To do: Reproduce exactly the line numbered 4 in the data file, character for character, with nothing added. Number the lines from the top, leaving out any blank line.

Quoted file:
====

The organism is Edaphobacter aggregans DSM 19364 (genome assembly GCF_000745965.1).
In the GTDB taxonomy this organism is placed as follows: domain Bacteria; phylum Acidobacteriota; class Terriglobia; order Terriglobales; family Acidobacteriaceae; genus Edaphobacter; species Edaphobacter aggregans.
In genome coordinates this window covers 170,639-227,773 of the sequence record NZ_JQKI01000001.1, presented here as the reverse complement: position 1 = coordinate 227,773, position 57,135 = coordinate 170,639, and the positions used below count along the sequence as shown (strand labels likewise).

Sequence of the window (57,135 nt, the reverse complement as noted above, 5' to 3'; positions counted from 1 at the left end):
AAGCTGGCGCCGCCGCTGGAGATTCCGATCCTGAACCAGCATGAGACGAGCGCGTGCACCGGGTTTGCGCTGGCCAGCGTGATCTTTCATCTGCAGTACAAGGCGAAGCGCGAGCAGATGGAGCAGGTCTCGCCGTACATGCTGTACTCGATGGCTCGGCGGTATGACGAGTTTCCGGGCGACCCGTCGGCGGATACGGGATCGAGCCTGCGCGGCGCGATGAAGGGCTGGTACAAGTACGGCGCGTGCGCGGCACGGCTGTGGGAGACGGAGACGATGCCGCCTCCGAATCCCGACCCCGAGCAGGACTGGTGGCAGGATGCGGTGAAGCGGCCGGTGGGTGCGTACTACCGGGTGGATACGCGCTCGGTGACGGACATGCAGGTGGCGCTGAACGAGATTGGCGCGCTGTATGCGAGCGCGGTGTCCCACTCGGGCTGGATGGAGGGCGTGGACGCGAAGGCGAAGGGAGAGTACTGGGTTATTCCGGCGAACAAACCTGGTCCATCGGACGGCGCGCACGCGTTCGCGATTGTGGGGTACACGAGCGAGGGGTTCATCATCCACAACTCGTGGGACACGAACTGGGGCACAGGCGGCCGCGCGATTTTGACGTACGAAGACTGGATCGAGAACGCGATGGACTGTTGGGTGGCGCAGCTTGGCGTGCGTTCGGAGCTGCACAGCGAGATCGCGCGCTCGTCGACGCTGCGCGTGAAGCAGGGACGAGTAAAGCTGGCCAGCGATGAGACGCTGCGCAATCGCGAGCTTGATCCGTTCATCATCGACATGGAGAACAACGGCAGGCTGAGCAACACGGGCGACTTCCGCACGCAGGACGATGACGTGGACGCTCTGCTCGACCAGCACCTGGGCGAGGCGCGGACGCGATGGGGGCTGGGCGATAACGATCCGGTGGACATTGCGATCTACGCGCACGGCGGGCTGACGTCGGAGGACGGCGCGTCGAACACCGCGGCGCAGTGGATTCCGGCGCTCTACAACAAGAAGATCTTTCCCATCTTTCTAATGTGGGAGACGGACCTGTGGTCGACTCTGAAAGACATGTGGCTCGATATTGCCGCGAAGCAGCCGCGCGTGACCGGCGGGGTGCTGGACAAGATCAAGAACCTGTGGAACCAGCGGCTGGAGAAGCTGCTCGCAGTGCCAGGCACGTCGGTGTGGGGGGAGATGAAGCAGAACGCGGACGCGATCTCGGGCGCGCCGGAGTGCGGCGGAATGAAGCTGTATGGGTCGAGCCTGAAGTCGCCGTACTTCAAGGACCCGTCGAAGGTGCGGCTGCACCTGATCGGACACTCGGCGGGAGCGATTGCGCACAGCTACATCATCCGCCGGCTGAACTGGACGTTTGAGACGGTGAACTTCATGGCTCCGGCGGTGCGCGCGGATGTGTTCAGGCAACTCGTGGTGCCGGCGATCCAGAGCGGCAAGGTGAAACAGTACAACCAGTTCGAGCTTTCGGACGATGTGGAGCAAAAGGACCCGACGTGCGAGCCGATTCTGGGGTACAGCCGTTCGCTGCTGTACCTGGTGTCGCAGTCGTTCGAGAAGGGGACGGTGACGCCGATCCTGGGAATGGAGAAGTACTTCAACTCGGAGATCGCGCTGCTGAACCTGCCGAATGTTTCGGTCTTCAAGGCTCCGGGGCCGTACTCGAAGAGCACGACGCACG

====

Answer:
Sequence of the window (57,135 nt, the reverse complement as noted above, 5' to 3'; positions counted from 1 at the left end):